Watching the English by Kate Fox

Synopsis:

288448In Watching the English anthropologist Kate Fox takes a revealing look at the quirks, habits and foibles of the English people. She puts the English national character under her anthropological microscope, and finds a strange and fascinating culture, governed by complex sets of unspoken rules and byzantine codes of behaviour. The rules of weather-speak. The ironic-gnome rule. The reflex apology rule. The paranoid-pantomime rule. Class indicators and class anxiety tests. The money-talk taboo and many more …Through a mixture of anthropological analysis and her own unorthodox experiments (using herself as a reluctant guinea-pig), Kate Fox discovers what these unwritten behaviour codes tell us about Englishness.

Review:

I’ve met a lot of Brits here in Japan so I thought I would learn what makes them tick. I feel empowered in a way – I now know how to order at a pub and properly “moan” about the weather.

But oh, the quibbles.

  • The book feels looooong. It’s not (only) due to the page count, but because Fox ends each chapter with a summary. I get that she’s doing the “tell him what you’re going to tell him, tell him, tell him what you told him” thing but it feels like blatant rehashing. The conclusion at the end of the book would have been enough.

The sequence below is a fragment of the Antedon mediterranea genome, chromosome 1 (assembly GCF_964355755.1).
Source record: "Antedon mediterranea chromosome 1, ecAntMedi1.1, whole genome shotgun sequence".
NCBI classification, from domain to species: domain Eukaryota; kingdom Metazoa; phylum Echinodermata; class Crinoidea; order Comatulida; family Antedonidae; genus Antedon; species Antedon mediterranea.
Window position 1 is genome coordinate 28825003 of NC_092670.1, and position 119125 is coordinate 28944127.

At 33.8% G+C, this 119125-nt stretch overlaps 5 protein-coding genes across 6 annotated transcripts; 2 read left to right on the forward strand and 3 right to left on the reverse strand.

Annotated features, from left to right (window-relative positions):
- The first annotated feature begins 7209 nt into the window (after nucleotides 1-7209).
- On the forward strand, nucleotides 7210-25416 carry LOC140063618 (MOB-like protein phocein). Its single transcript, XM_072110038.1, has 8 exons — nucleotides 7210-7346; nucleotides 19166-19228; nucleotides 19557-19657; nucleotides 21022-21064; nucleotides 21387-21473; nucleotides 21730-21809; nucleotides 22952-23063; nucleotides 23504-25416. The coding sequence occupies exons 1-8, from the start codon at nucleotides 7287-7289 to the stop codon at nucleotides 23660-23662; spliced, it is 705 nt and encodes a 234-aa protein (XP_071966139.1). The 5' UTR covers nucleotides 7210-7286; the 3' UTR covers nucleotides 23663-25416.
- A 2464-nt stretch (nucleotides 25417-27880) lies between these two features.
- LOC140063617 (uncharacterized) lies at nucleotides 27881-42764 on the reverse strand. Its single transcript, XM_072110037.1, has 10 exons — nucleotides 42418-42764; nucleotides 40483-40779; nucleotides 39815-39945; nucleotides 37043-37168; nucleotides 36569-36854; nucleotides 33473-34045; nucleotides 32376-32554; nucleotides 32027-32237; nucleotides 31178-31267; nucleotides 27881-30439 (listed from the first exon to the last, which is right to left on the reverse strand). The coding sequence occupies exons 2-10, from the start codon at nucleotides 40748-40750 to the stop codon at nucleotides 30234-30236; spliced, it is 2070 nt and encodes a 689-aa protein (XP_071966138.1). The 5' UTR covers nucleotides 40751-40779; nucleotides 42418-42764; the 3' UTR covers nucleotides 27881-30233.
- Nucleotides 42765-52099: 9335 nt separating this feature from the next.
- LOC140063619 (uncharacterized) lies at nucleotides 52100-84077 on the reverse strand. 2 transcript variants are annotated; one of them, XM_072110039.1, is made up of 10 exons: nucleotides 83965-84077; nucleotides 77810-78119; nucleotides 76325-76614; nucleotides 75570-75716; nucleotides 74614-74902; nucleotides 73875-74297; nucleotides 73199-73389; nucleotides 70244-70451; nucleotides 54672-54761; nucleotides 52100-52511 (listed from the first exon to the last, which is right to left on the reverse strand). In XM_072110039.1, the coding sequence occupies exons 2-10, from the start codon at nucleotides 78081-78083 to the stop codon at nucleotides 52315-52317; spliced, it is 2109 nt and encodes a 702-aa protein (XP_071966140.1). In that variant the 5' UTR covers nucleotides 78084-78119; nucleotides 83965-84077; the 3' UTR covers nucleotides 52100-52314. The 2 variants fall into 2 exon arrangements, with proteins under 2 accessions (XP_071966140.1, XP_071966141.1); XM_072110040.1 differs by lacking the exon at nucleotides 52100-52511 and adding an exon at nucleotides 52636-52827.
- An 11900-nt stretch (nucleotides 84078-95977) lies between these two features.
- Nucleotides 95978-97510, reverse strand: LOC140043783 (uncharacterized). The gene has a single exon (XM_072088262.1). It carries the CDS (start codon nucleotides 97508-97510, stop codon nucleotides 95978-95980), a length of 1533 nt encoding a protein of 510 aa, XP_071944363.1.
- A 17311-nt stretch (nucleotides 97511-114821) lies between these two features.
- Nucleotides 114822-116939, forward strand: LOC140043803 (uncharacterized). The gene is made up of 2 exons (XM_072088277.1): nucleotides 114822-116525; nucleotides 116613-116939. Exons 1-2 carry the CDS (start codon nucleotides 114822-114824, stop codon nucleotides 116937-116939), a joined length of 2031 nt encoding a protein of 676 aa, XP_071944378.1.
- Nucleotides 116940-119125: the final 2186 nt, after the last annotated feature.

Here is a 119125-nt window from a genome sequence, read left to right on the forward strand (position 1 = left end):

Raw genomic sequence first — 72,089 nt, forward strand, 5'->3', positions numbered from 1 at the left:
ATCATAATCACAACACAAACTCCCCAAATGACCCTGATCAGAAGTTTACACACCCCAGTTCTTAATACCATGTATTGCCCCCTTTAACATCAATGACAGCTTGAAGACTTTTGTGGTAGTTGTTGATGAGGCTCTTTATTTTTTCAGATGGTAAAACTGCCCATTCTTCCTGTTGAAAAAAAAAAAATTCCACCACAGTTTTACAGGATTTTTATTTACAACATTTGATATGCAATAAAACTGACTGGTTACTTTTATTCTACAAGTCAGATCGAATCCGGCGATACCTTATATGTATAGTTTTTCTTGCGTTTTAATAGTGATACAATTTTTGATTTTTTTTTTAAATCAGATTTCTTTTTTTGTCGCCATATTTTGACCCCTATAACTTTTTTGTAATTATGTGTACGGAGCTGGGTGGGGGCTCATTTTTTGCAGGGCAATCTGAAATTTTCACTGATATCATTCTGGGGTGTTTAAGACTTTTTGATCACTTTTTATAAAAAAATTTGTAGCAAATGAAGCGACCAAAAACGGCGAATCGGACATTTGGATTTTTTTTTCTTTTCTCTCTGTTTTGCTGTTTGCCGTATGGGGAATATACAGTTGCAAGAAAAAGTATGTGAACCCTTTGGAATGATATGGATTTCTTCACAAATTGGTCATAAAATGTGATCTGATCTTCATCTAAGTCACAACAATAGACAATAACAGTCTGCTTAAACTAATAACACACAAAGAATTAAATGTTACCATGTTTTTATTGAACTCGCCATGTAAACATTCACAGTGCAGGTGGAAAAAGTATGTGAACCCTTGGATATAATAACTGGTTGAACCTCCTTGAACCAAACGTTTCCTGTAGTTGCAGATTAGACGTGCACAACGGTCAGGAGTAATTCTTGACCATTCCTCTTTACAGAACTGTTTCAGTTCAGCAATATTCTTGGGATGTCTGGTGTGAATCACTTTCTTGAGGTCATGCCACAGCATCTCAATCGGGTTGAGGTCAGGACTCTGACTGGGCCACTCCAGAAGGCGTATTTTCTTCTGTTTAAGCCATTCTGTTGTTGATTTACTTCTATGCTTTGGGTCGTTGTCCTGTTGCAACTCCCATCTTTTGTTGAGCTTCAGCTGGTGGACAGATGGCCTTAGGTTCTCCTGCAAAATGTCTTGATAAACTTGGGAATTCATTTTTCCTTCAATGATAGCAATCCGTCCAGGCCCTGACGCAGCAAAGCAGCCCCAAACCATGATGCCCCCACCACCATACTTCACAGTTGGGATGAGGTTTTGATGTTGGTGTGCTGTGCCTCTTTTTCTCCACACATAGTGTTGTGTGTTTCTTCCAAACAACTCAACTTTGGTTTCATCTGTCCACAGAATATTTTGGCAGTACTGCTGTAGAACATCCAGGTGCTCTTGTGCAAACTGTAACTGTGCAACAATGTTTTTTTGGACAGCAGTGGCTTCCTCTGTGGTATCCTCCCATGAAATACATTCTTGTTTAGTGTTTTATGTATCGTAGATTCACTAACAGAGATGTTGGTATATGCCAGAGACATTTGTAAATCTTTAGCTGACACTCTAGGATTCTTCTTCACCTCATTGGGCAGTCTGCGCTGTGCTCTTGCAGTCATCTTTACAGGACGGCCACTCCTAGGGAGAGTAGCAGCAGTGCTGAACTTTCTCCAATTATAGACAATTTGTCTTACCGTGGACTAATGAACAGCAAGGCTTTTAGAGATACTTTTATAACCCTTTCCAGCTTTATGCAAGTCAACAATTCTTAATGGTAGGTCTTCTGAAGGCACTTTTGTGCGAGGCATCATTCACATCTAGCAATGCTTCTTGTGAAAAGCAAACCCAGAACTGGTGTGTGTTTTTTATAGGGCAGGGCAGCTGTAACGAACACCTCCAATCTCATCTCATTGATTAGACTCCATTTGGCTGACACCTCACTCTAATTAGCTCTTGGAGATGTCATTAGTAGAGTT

• “Liminal” seems to pop up twice a page. Ditto “dis-ease”. There isn’t any difference between unease and dis-ease, right? It was a cute visual joke the first time but grated after that.
  • Woah, there’s a lot here about class. It was interesting in short bursts but some sections never seem to end. Names were used as stand ins for lower and upper class teenagers – Darren and Chantelle, Jamie and Saskia – and for the life of me I could never remember which was which. To my American ear it’s two normal guy names and two uncommon girl names, so… yeah. I guess I fail that test.
  • If most of the class comparisons were between working and upper classes I may have been able to deal with it, but the fine differences between lower-middle, middle-middle, and upper-middle were a bit much for me.
  • Even though it took me a long time to get through the book repeated phrases and jokes kept jumping out at me. “The English have satire instead of revolutions” is great the first time, but by the fourth I’m rolling my eyes.

As much as I learned I’m glad to have this one behind me.

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